Monday 26 May 2014

Review: Smart by Kim Slater

There's been a murder, but the police don't care. It was only a homeless old man after all.

Kieran cares. He's made a promise, and when you say something out loud, that means you're going to do it, for real. He's going to find out what really happened. To Colin. And to his grandma, who just stopped coming round one day. It's a good job Kieran's a master of observation, and knows all the detective tricks of the trade.

But being a detective is difficult when you're Kieran Woods. When you're amazing at drawing but terrible at fitting in. And when there are dangerous secrets everywhere, not just outside, but under your own roof.

Kieran is different from most of the other children at his school. He struggles to fit in and the other children call him names because of his learning difficulties. However, his brain is capable of storing all kinds of facts (especially when they are related to CSI, his favourite TV programme) and he is an incredibly gifted artist. Kieran's father dies many years earlier, and his mother has now moved them both in with Tony, a violent and bigoted thug, and his son Ryan, who seems destined to take after his dad. Both of them treat Kieran as if he were little more than a piece of dirt and Kieran's only escape is the diary and his his artwork, that he keeps carefully hidden away in his bedroom.

One day, whilst walking along the riverside, Kieran comes across Jean, a homeless woman who he has occasionally spoken with. Jean is in floods of tears, and Kieran quickly discovers that the source of her grief is a body that is floating in the river. The corpse was Colin, one of Jean's few friends, and so Kieran decides he is going to solve the mystery of who murdered Colin, especially as the police do not appear at all interested in investigating. Colin's investigations will lead to the uncovering of all kinds of secrets, some of which could impact very close to home.

When a copy of Smart arrived out of the blue from the fab people at Macmillan and I read their publicity blurb my heart sank a little. Although it is never mentioned explicitly, it is obvious that the main character is autistic, and I couldn't help but wonder whether the world really needed another book with a story that features a young autistic boy trying to solve a crime? The answer to this question is simple: if such books are as well written and wonderful to read as Smart then yes, there is room in the world for many more of these.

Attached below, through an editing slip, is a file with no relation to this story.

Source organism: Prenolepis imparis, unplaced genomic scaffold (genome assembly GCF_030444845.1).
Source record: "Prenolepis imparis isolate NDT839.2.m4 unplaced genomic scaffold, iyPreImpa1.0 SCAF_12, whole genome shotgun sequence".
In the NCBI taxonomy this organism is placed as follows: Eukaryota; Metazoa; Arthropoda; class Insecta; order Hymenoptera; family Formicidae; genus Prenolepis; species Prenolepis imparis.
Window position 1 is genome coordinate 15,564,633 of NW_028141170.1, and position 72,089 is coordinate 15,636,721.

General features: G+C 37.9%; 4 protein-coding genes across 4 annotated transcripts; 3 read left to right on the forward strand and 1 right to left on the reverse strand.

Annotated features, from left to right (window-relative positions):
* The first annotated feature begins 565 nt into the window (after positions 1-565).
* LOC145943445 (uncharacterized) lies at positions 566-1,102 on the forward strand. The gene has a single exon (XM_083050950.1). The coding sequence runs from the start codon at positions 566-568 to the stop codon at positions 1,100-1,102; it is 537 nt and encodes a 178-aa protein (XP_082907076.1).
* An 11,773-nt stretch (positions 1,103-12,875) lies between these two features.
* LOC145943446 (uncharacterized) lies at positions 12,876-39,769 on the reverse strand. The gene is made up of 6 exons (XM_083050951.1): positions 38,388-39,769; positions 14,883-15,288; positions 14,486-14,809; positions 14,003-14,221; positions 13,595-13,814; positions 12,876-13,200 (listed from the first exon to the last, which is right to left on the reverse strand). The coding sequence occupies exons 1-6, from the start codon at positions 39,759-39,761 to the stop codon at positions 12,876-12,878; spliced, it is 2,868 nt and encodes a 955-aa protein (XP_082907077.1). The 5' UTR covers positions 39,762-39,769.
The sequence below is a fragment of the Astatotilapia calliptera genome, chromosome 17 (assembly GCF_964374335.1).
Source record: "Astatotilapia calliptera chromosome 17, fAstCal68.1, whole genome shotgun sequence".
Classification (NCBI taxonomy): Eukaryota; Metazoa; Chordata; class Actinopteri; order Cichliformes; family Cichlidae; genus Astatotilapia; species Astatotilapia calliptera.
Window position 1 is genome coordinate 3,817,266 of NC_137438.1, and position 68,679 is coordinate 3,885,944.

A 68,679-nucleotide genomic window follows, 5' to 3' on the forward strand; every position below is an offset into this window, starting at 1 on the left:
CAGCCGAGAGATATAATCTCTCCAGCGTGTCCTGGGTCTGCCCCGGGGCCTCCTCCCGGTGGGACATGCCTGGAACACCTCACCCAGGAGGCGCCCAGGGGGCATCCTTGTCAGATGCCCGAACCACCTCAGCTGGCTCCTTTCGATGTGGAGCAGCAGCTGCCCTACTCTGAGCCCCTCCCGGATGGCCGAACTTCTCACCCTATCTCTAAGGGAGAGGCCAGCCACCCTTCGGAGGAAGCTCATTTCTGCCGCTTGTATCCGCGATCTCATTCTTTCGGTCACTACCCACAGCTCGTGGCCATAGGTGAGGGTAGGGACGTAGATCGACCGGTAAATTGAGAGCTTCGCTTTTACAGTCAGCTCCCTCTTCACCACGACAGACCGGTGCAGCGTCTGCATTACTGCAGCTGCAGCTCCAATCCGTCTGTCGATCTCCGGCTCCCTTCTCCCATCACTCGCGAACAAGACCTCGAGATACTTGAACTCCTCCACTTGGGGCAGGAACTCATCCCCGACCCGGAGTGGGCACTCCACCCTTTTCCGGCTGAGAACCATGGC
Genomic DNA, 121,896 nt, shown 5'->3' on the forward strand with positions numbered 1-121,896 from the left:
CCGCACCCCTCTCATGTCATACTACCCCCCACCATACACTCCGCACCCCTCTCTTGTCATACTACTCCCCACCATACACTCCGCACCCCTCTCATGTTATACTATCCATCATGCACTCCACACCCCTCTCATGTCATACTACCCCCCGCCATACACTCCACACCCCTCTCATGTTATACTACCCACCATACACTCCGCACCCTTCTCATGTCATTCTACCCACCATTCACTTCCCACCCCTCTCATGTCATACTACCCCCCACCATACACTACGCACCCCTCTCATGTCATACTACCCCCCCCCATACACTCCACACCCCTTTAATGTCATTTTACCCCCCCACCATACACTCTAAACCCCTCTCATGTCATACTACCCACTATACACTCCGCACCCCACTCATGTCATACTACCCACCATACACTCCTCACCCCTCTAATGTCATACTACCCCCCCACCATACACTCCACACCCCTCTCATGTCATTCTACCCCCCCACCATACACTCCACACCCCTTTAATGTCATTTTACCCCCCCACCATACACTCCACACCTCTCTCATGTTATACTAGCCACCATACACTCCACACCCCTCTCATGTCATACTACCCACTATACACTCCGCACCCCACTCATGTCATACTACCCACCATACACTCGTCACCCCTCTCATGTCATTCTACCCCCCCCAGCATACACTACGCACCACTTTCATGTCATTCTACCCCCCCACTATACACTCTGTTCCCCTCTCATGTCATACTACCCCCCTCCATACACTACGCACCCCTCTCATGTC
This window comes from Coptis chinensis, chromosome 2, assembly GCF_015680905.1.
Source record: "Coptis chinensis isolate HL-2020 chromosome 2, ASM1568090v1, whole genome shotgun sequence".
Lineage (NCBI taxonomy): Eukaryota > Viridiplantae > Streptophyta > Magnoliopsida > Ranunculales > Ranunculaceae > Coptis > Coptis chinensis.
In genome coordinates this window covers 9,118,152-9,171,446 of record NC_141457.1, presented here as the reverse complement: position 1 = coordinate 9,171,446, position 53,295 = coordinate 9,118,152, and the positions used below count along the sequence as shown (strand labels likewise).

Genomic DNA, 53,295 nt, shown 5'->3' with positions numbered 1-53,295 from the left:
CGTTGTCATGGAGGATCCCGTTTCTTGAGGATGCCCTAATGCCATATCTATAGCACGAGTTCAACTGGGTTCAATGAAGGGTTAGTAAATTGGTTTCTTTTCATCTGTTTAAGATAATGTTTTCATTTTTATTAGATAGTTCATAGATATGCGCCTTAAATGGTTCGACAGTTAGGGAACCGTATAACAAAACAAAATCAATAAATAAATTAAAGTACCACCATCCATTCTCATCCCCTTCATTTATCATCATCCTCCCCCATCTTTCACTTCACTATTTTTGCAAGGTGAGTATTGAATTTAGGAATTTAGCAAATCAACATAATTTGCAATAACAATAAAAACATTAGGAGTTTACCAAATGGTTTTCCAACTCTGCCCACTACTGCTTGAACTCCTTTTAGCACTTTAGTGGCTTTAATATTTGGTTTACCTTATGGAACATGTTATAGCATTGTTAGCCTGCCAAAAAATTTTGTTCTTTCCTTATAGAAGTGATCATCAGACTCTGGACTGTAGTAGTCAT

Anyone who has read Mark Haddon's brilliant The Curious Incident of the Dog in the Night-time will find it impossible not to compare the two books, because if their similarities, and this is something that must have played a little on the mind of author Kim Slater as she was writing the book, and publisher Macmillan when they decided to publish it. However, I personally think Smart manages to hold its own quite comfortably, and I think I actually enjoyed reading Smart more. This might be due to it being written for a younger audience - Macmillan suggest that it is aimed at 12+ readers and I would agree with this, although I know that some will disagree with me. The reason for this is that Smart is quite dark in places, as a result of some of the themes it explores: domestic violence, drug dealing, discrimination, homelessness, and of course, Kieran's autism. However, in my opinion Kim Slater covers every one of these themes with sensitivity and uses them to craft a heartwarming tale that could have readers laughing and crying in equal measure. 

Children should not be shielded from these aspects of our society. Most secondary school children will have shared a classroom with at least one autistic child, and I think may adults would be surprised at the tolerance and understanding that the vast majority of these young people show to their classmates who have Special Educational Needs. Similarly, although it is very sad to say so, many children will come across instances of neglect, domestic violence, etc. and if their awareness of these issues is raised through wonderful stories like this then it is only for the better. As such, Smart is one of those books that would make a great class reader for a Year 8 or Year 9 English group.

One should never judge a book by its cover, which is obviously the book's most important message, but this is one of those times when the cover is just as wonderful as the story within and I can't finish this review without mentioning it. Illustrated by Helen Crawford-White, the wrap-around cover of this ahrdback edition rather cleverly reflects the work of Kieran's favourite artist, L.S. Lowry, and is definitely one of my favourite of the year so far.



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